A Bone Scan is a scan generated by Cone Beam CT machines such as i-CAT®, iluma®, NewTom®, Galileos, Scanora, ProMax3D, PreXion, etc. This scan may give volumetric data, and usually comes out in a DICOM format. The scan can give information about the jawbone, teeth, nerve and sinus. The data produced by this bone scan will be called “bone scan data”, which refers to a three-dimensional representation of anatomic structure produced from, e.g., a series of consecutive two-dimensional image slices having a gray-scale representation of different anatomic structure. The bone scan data provides information on the patient's existing crown formations relative to the jawbone, the location of tooth roots, the bone and ligament structure supporting the teeth, and the location of other soft tissue such as nerve endings. These images can inform one of the depth and variation in bone density that can support, or is available for supporting an implant, as well as the adjacent areas of the mouth that are to be avoided, such as nerve endings and/or weak or less dense bone structure.
A Surface Scan is a scan intended to map or trace the surface contours of the patient's dentition. The data, called “surface scan data”, is usually stored in polygonal format, e.g. STL or PLY. Surface scan data may be obtained in different ways:
By using an Intra Oral Scan, which scans the dentition intra orally, e.g. 3M Brontes Scanner, Cadent iTereo, Orametrix SureSmile;
By an Impression Scan, where a scan of the dental impressions is made directly. Then the surface scan data is obtained from the impression using an industrial CT scanner, like Flash CT from Hytec; or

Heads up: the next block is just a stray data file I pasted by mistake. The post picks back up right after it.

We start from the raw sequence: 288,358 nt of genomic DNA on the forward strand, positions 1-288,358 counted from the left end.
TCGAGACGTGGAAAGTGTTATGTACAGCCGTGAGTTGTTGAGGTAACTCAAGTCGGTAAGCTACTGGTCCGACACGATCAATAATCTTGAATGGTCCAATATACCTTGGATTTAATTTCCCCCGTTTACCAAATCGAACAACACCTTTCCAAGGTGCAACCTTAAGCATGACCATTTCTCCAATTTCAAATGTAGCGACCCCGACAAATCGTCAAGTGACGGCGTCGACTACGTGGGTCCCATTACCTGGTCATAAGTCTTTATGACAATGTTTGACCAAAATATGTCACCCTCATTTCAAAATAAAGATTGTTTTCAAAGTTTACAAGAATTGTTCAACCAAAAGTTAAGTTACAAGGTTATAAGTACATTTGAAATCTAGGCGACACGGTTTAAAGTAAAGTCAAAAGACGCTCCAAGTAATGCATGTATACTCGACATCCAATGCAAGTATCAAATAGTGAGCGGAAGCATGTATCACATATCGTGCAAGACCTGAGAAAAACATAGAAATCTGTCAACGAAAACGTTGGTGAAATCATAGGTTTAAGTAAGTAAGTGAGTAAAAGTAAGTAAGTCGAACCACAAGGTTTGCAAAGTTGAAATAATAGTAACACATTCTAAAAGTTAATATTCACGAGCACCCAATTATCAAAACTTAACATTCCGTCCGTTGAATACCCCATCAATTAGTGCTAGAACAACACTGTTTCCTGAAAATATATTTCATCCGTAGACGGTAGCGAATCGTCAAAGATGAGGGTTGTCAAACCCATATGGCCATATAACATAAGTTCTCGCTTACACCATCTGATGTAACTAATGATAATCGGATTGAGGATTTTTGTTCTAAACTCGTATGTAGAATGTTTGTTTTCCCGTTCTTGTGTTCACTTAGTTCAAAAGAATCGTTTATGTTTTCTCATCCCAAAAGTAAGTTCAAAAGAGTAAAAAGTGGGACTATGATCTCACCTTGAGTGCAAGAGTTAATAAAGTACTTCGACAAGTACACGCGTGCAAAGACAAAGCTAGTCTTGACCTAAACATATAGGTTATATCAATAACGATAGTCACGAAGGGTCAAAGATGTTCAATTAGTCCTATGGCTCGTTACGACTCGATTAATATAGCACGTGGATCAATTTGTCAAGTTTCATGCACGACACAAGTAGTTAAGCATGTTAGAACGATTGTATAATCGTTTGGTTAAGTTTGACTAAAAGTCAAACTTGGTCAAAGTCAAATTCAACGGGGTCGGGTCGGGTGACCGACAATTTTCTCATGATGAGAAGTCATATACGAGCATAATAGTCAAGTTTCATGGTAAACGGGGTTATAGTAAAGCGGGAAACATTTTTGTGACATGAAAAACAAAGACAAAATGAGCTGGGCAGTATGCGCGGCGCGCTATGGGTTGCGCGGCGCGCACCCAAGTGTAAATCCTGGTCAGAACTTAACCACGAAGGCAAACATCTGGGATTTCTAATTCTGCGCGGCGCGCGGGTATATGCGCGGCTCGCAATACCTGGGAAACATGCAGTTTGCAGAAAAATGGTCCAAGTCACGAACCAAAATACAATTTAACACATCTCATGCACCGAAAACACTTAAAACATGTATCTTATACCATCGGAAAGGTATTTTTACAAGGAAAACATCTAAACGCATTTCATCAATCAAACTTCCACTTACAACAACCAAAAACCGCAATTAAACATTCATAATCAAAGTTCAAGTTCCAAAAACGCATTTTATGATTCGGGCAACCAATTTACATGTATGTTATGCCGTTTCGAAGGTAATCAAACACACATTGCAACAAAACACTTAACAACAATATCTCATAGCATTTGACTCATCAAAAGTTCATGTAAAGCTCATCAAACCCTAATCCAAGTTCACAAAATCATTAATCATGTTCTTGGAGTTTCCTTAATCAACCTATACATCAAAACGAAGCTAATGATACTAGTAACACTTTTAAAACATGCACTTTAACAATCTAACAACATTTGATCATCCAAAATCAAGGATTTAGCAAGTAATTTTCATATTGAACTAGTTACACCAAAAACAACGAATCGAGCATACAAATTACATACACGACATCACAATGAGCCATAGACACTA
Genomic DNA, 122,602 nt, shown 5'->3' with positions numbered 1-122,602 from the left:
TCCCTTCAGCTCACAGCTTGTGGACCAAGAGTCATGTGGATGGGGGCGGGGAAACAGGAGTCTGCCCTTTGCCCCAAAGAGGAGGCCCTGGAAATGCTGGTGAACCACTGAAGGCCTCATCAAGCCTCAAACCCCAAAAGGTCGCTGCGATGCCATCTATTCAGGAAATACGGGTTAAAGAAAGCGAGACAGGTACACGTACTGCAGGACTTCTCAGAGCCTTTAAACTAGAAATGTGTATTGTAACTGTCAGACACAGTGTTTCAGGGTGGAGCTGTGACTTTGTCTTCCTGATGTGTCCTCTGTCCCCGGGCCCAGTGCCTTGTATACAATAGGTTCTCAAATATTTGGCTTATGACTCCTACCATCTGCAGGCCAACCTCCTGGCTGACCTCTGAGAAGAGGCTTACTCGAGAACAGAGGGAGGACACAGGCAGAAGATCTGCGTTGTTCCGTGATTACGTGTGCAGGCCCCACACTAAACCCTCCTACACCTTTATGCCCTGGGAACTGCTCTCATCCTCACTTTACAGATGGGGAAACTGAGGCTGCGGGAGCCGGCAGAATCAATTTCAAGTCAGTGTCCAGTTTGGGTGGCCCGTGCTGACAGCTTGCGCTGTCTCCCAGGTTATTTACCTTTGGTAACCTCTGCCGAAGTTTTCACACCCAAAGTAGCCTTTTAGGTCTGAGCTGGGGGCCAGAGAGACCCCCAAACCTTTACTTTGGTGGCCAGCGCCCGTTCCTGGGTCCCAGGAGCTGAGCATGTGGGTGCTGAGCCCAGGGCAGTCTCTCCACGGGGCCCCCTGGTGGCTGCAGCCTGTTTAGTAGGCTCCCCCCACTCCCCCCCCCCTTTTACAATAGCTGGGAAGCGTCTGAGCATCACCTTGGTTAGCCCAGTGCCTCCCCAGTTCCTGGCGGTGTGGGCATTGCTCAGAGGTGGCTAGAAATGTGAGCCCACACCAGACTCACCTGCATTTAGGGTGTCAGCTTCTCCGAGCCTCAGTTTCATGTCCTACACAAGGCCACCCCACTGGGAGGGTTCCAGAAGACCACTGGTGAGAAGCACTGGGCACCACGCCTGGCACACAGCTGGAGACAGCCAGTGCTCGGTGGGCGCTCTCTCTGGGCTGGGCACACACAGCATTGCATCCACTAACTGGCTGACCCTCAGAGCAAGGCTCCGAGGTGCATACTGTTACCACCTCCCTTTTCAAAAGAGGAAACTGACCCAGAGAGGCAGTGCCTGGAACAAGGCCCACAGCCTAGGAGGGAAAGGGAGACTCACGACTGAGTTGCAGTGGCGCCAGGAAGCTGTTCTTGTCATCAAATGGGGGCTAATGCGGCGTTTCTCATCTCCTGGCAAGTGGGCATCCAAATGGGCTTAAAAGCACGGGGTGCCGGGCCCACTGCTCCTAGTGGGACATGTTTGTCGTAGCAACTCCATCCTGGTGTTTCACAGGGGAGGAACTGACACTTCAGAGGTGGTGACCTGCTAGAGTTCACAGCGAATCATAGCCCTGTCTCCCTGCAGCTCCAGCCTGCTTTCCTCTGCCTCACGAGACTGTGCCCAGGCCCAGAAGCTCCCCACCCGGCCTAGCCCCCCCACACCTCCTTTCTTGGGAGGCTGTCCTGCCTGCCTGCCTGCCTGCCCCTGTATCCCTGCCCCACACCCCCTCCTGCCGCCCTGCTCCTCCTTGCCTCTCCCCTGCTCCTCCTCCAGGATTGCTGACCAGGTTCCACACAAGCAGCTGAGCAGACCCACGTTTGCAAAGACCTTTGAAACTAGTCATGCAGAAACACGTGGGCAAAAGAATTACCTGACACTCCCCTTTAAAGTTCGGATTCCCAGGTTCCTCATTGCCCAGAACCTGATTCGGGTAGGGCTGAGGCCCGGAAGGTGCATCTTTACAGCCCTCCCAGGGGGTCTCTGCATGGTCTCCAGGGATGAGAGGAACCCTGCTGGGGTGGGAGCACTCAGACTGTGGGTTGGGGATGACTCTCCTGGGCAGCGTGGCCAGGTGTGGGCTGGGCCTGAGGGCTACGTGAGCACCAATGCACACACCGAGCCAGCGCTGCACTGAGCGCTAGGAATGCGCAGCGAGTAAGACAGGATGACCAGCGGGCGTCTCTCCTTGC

By a Dental Plaster Scan, where the impression is poured into dental plasters, the dental plasters are then scanned using mainly laser, white light, or mechanical probes. E.g. 3Shape, and Nobel Biocare piccolo/forte.
The surface scan data details the surface contours of the mouth and are also used to construct the mouth model. A surface scan can provide a highly accurate depiction of the gingival tissue, as well as the clinical crown shape, contour and morphology of the teeth above the gum line.
Information on the patient's bite is also obtained for the mouth model. A bite impression may be obtained from an intra-oral scanner, or an industrial 3D CT scanner. Alternatively, a positive dental plaster of the opposing articulated arches may be scanned using a laser, whitelight, infrared or mechanical scanner in order to obtain a bite impression. This bite scan data can be used to obtain most of bite surface information, usually in polygonal format. From this bite scan, a bite registration between the upper and lower arches for the mouth model is constructed representing the centric relation between the two arches and depicting the maximum interdigitation points of contact between these opposing cusps of the Maxillary and Mandibular teeth. From this information, the relative movement of the upper and lower arches during occlusion and function may be determined.